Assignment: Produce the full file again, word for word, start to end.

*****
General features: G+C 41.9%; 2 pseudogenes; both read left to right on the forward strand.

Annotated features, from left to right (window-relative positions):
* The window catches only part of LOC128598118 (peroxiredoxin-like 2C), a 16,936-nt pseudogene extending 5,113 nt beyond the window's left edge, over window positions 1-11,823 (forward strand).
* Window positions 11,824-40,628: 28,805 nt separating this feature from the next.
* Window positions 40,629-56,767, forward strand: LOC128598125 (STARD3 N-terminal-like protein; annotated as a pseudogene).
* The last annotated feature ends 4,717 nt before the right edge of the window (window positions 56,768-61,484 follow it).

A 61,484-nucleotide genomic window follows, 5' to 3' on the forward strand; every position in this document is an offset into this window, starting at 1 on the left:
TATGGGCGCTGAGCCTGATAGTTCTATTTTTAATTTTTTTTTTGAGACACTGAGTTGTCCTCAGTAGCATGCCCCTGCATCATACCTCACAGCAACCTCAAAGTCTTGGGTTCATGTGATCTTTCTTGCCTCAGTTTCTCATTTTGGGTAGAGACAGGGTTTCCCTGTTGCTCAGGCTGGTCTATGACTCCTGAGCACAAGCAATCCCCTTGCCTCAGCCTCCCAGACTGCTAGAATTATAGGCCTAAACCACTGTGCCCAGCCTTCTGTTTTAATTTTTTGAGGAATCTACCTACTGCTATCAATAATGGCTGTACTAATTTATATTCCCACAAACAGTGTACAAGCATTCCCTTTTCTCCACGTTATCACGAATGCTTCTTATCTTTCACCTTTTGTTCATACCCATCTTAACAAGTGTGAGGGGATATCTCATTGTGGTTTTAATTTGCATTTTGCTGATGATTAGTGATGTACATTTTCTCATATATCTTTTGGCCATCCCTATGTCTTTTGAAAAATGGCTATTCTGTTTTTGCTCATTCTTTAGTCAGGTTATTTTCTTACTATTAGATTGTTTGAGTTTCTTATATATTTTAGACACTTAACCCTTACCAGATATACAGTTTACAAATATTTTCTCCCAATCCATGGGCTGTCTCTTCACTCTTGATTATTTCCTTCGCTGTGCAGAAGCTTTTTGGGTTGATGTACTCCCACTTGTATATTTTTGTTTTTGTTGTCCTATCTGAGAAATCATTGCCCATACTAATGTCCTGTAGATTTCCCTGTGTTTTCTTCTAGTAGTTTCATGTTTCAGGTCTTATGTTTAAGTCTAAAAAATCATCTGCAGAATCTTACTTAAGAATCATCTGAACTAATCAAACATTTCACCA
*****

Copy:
General features: G+C 41.9%; 2 pseudogenes; both read left to right on the forward strand.

Annotated features, from left to right (window-relative positions):
* The window catches only part of LOC128598118 (peroxiredoxin-like 2C), a 16,936-nt pseudogene extending 5,113 nt beyond the window's left edge, over window positions 1-11,823 (forward strand).
* Window positions 11,824-40,628: 28,805 nt separating this feature from the next.
* Window positions 40,629-56,767, forward strand: LOC128598125 (STARD3 N-terminal-like protein; annotated as a pseudogene).
* The last annotated feature ends 4,717 nt before the right edge of the window (window positions 56,768-61,484 follow it).

A 61,484-nucleotide genomic window follows, 5' to 3' on the forward strand; every position in this document is an offset into this window, starting at 1 on the left:
TATGGGCGCTGAGCCTGATAGTTCTATTTTTAATTTTTTTTTTGAGACACTGAGTTGTCCTCAGTAGCATGCCCCTGCATCATACCTCACAGCAACCTCAAAGTCTTGGGTTCATGTGATCTTTCTTGCCTCAGTTTCTCATTTTGGGTAGAGACAGGGTTTCCCTGTTGCTCAGGCTGGTCTATGACTCCTGAGCACAAGCAATCCCCTTGCCTCAGCCTCCCAGACTGCTAGAATTATAGGCCTAAACCACTGTGCCCAGCCTTCTGTTTTAATTTTTTGAGGAATCTACCTACTGCTATCAATAATGGCTGTACTAATTTATATTCCCACAAACAGTGTACAAGCATTCCCTTTTCTCCACGTTATCACGAATGCTTCTTATCTTTCACCTTTTGTTCATACCCATCTTAACAAGTGTGAGGGGATATCTCATTGTGGTTTTAATTTGCATTTTGCTGATGATTAGTGATGTACATTTTCTCATATATCTTTTGGCCATCCCTATGTCTTTTGAAAAATGGCTATTCTGTTTTTGCTCATTCTTTAGTCAGGTTATTTTCTTACTATTAGATTGTTTGAGTTTCTTATATATTTTAGACACTTAACCCTTACCAGATATACAGTTTACAAATATTTTCTCCCAATCCATGGGCTGTCTCTTCACTCTTGATTATTTCCTTCGCTGTGCAGAAGCTTTTTGGGTTGATGTACTCCCACTTGTATATTTTTGTTTTTGTTGTCCTATCTGAGAAATCATTGCCCATACTAATGTCCTGTAGATTTCCCTGTGTTTTCTTCTAGTAGTTTCATGTTTCAGGTCTTATGTTTAAGTCTAAAAAATCATCTGCAGAATCTTACTTAAGAATCATCTGAACTAATCAAACATTTCACCA